Derek Lowe is a medicinal chemist who has worked for several major pharmaceutical companies since 1989 on drug discovery projects against schizophrenia, Alzheimer’s, diabetes, osteoporosis, and other diseases. He has been writing about drug discovery at In the Pipeline, where this post originally appeared, for more than ten years.
Slate recently published one of those assume-the-conclusions articles up on science and technology education in the U.S. It’s right there in the title: “America Needs More Scientists and Engineers.”
Now, I can generally agree that America (and the world) needs more science and engineering. I’d personally like to have researchers who could realize room-temperature superconductors, a commercially feasible way to turn carbon dioxide from the atmosphere into industrial products, and both economically viable fusion power and high-efficiency solar power beamed down from orbit—for starters. We most definitely need better technology and more scientific understanding to develop these things, since none of them (as far as we know) are at all impossible, and we sure don’t have any of them yet.
But to automatically assume that we need lots more scientists and engineers to do that is a tempting, but illogical, conclusion. And it’s one that my currently unemployed readers who are scientists and engineers probably don’t enjoy hearing about very much. I think that the initial fallacies are (1) lumping together all science education into a common substance, and (2) assuming that if you just put more of that into the hopper, more good stuff will come out the other end.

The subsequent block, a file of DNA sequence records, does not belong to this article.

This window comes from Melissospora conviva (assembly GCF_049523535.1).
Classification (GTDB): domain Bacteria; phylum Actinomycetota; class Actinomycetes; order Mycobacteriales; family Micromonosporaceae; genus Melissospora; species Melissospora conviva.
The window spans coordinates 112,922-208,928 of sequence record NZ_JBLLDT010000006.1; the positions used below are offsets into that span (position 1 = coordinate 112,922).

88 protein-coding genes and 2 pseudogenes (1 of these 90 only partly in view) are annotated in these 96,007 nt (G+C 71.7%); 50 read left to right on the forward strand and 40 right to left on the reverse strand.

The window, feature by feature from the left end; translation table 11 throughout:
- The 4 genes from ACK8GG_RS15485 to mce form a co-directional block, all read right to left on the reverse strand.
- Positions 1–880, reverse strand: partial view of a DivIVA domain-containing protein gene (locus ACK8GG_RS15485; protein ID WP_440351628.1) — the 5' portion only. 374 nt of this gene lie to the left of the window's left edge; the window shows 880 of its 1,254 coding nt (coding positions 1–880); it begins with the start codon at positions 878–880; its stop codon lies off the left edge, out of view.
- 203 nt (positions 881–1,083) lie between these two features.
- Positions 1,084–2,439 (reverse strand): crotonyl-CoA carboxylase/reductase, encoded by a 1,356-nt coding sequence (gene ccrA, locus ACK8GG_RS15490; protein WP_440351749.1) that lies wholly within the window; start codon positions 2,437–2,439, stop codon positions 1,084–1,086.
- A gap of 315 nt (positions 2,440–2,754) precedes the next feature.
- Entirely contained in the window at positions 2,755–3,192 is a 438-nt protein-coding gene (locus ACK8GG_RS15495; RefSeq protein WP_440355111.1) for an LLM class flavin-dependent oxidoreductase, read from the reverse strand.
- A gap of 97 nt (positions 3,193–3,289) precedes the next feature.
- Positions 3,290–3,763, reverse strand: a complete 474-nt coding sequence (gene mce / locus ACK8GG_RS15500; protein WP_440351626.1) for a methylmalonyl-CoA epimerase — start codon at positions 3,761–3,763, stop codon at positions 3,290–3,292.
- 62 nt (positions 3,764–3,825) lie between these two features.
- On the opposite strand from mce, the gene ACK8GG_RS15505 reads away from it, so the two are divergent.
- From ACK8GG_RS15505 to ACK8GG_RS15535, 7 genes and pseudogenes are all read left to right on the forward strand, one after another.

If I had to pick one line from the article that I disagree with the most, it would be this one:
America needs Thomas Edisons and Craig Venters, but it really needs a lot more good scientists, more competent scientists, even more mediocre scientists.
No. I hate to be the one to say it, but mediocre scientists are, in fact, in long supply. Access to them is not a rate-limiting step. (That’s the chemist’s way of saying it’s not the main bottleneck.) Not all the unemployed science and technology folks out there are mediocre—not by a long shot (I’ve seen the CVs that come in)—but a lot of the mediocre ones are finding themselves unemployed, and they’re searching an awful long time for new positions when that happens. Who, exactly, would be clamoring to hire a fresh horde of I-guess-they’ll-do science graduates? Is that what we really need to put things over the top, technologically—more foot soldiers?